2015 GSA Annual Meeting in Baltimore, Maryland, USA (1-4 November 2015)

Paper No. 178-7
Presentation Time: 9:30 AM


VALENTINE, Brett J.1, HACKLEY, Paul C.2, ENOMOTO, Catherine B.2, SCHOLL, Owen D.2 and LOHR, Celeste D.2, (1)U.S. Geological Survey, U.S. Geological Survey, 956 National Center, Reston, VA 20192, (2)U.S. Geological Survey, 956 National Center, Reston, VA 20192, bvalentine@usgs.gov

The Upper Cretaceous Tuscaloosa Marine Shale (TMS), a shale oil play in central Louisiana and southwestern Mississippi, is the focus of a planned USGS unconventional hydrocarbon resource assessment. To determine the thermal maturity and organic composition of the TMS in southwestern Mississippi, cuttings samples were collected from the Mississippi Office of Geology’s Core and Sample Library (depth range 9,850-13,956 ft).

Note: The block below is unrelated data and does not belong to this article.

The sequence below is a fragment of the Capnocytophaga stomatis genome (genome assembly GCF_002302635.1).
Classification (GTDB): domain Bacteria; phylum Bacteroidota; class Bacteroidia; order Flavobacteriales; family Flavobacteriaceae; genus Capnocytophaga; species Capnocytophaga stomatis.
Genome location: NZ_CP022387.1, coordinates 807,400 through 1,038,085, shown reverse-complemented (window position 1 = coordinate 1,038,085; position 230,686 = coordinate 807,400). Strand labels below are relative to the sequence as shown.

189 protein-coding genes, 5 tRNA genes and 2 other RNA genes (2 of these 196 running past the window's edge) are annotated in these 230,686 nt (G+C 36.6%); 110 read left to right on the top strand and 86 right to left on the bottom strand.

The TMS samples were medium dark to dark gray with minor olive to brown gray coloration. TOC values ranged from 0.48-1.6 wt. % (mean TOC=0.77 wt. %, n=82). All of the organic petrographic samples (n=30) contained vitrinite, alginite, solid bitumen and inertinite macerals. The majority of the dispersed organics indicate a mix of Type II (marine) and Type III kerogen (terrestrial), but the majority of the organics were Type III gas-prone kerogen. TMS vitrinite reflectance (Ro) ranged from 0.57-0.99% Ro (mean vitrinite Ro 0.71%) placing thermal maturity in the early oil window. Vitrinite Ro values tend to increase from 0.57% Ro in the east to 0.80% Ro in the west, with a decrease close to the Louisiana and Mississippi state line (0.62% Ro). The only organic matter visible using blue light fluorescence was solid bitumen (red) and wispy, narrow lamalginite macerals (bright yellow). Solid bitumen Ro was lower than co-occurring vitrinite at 0.33-0.70% Ro (mean solid bitumen Ro 0.52%; n=29) but lower than inertinite (>1.0% Ro). The Jacob (1989) and Landis and Castaño (1994) equations overestimated vitrinite Ro placing estimated thermal maturity closer to the early condensate-wet gas window (vitrinite Ro 1.0-1.4%). Results showed 57% of values from the Jacob equation (0.65-0.91% Ro; mean 0.79% Ro) were within a standard deviation of measured vitrinite Ro (std. dev. 0.06-0.13) compared to only 13% using Landis and Castaño equation (0.73-1.06% Ro; mean 0.90% Ro). Even though some samples in the dataset are updip of the current TMS shale oil play, TOC and organic petrology show that the TMS in southwestern Mississippi has a fair to poor source rock potential (<1 wt. % TOC). Additional samples and further analysis are needed to determine where significant hydrocarbons are being generated in the TMS.